I have spent the past number of weeks engaging with employees in different sectors and with management in different areas, including yesterday when Deputy McAuliffe and I engaged with workers in the aviation sector. There is a deep degree of worry about what this date at the end of June will mean, and Deputy McAuliffe would share this view with me. I refer to workers in industries, such as the aviation industry which faces unprecedented levels of difficulty and will face remarkable difficulty in restarting and returning to some degree of normality in terms of what was the case before Covid-19 and the recovery period to get it to that stage. We have to make sure that, as a Government, we do more to protect workers in those sectors and to ensure sector-specific supports are available for those working in aviation, whether pilots, baggage handlers or airport staff. I had the absolute privilege of visiting Cork Airport recently to engage with staff and management there. I would very much appreciate if the Minister, Deputy Donohoe, could look into that particular issue for me.

It is also worth noting that in addition to the 140,000 livelihoods that are supported by aviation, there are also hundreds of thousands of people supported by tourism. Whether they are working in tourism companies or operators or in hospitality in hotels, restaurants or pubs, they are going through extraordinary hardship because of Covid-19. There is no end in sight over the summer months with the current Government plans, some of which I would disagree with. To be honest, we could be much more adventurous in our provision of technology to help live with Covid. I would very much appreciate if the Government could show extra specific supports to those industries.

Supports for businesses are very welcome and have been a lifeline for so many over the pandemic. I agree with my colleagues. I have spoken to taxi drivers, those in the hospitality sector and small and medium-sized businesses, SMEs, in particular. I have a case in my area where a man has machinery that he bought over the years. He cannot hire out that machinery because there is no work and yet he does not get any grants as he does not have a fixed premises. That is a huge issue that needs to be addressed. We will have many hardship cases going forward. We need to make sure our economy is opened up. I ask the Minister to look at these cases and at hardship cases.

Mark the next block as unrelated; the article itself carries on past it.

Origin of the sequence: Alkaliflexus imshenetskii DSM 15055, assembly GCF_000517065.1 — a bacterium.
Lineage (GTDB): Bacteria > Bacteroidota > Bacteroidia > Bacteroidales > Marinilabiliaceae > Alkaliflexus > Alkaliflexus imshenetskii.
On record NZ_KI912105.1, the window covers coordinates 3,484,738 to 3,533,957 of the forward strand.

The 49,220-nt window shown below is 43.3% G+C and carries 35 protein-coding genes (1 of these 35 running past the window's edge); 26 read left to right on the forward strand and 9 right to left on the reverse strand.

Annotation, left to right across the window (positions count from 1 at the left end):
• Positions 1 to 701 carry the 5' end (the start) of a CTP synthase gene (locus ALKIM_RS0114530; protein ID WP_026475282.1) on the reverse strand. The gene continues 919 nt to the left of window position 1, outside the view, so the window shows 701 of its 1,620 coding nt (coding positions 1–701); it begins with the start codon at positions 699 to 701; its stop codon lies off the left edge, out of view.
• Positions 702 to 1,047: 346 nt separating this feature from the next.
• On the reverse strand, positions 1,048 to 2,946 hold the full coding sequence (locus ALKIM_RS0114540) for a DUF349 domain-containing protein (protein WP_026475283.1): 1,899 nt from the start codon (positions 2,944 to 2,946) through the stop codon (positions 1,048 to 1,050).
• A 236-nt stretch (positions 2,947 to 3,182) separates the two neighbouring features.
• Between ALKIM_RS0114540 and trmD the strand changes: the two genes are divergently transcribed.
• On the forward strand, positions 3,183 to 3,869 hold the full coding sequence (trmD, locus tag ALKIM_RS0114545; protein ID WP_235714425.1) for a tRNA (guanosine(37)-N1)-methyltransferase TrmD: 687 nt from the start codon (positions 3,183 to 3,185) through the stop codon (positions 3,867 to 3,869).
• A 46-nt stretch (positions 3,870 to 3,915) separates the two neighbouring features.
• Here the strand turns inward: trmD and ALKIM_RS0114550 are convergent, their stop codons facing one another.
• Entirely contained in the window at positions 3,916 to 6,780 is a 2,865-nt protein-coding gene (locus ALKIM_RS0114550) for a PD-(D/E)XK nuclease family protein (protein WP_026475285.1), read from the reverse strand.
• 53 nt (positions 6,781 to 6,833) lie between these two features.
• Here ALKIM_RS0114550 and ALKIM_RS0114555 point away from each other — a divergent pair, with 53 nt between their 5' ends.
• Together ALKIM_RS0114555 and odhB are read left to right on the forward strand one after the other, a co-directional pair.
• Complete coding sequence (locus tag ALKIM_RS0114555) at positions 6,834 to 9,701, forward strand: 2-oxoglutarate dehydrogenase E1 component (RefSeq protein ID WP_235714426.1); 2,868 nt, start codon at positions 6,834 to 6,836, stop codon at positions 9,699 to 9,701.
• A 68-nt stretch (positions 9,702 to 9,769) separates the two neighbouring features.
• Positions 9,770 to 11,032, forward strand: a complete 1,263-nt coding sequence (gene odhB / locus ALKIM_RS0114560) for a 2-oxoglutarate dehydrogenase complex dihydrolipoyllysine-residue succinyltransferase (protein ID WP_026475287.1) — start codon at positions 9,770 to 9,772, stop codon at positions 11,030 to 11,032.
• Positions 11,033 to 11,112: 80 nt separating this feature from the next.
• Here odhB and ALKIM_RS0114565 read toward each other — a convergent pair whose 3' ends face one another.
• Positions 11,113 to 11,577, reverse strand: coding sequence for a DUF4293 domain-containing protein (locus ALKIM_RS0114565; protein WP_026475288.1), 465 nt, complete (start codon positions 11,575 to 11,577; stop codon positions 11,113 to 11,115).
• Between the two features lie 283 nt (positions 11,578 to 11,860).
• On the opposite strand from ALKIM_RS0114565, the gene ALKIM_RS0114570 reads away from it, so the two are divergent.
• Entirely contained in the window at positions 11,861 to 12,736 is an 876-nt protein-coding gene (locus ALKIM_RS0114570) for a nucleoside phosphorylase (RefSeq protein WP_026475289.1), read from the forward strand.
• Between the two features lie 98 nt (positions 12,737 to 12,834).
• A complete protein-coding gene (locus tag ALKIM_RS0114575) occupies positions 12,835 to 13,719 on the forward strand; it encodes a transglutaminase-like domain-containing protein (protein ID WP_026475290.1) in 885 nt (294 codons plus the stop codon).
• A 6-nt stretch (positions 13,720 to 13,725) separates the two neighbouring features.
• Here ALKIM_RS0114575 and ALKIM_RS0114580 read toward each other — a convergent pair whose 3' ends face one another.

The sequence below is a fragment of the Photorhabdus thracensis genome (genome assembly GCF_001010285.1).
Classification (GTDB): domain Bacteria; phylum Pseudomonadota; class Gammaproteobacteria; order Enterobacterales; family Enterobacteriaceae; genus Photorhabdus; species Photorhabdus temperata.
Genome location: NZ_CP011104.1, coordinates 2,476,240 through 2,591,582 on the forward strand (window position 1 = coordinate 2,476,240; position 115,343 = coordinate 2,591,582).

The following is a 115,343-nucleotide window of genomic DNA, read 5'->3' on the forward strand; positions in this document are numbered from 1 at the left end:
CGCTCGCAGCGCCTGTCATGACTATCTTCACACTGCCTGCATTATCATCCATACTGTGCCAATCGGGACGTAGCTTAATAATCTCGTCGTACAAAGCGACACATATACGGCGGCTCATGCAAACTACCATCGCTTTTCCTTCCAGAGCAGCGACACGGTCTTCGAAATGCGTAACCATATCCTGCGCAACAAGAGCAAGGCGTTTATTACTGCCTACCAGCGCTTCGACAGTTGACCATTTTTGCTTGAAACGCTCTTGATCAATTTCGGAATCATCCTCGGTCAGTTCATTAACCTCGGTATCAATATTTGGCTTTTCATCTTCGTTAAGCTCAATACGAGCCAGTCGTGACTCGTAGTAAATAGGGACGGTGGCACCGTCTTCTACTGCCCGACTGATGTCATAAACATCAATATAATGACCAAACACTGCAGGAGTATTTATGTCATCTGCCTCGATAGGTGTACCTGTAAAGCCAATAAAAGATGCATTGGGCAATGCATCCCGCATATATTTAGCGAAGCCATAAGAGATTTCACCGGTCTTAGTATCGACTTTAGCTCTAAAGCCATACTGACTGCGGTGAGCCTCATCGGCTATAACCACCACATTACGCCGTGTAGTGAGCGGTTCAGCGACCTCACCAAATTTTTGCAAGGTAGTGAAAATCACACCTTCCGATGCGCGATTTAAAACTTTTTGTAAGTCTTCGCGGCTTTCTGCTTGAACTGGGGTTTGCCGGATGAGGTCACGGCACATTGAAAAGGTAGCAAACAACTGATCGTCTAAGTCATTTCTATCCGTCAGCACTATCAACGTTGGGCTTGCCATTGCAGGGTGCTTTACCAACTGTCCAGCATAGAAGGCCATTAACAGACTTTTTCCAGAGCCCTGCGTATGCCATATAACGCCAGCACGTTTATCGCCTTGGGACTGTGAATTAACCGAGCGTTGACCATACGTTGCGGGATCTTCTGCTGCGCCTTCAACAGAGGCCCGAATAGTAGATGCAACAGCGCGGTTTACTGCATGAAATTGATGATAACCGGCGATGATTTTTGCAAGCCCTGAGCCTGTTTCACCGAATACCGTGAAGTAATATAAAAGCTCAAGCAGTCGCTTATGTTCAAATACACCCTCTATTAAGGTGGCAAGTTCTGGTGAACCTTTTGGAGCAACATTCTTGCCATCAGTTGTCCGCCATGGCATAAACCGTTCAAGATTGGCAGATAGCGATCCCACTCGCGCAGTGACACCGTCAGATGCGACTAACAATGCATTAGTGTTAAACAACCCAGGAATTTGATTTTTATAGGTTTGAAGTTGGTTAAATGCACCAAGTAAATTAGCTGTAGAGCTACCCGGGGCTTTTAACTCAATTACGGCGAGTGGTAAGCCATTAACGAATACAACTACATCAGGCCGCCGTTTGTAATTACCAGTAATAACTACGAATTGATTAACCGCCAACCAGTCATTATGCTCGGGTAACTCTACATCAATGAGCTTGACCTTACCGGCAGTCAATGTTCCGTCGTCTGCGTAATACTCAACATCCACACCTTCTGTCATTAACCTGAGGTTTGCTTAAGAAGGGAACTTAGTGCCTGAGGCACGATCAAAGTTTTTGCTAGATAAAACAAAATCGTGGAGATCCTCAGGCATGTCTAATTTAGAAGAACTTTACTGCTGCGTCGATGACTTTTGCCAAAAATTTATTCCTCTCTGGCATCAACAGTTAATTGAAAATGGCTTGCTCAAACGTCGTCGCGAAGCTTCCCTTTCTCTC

Payments under the original TWSS, treated as salary and wages for tax purposes, were not subject to PAYE during the operation of the scheme. The amount received by the employee is now liable to PAYE and USC and thousands of employees have been hit with enormous tax bills. These were employees who put their shoulder to the wheel and stayed working during the pandemic. Revenue has made provision for employers to pay this bill on behalf of employees but I want to ask the Minister about the communication here on how these employees can be assisted.

Will the bespoke version of this scheme be made available to the childcare sector and remain in place until at least the end of 2021? Childcare is the only essential service that had to rely on a wage subsidy scheme in order to operate throughout the pandemic. The EWSS contributes at least 70% of salaries for childcare staff. There is cause for significant concern about the survival of childcare settings, if this scheme does not continue or is withdrawn suddenly. This should be available to the childcare sector until at least 2022.

I ask the Minister to look at individual cases and at different sectors. I understand these grants have been valuable and businesses have appreciated them but we are facing hard times and we need to look at that.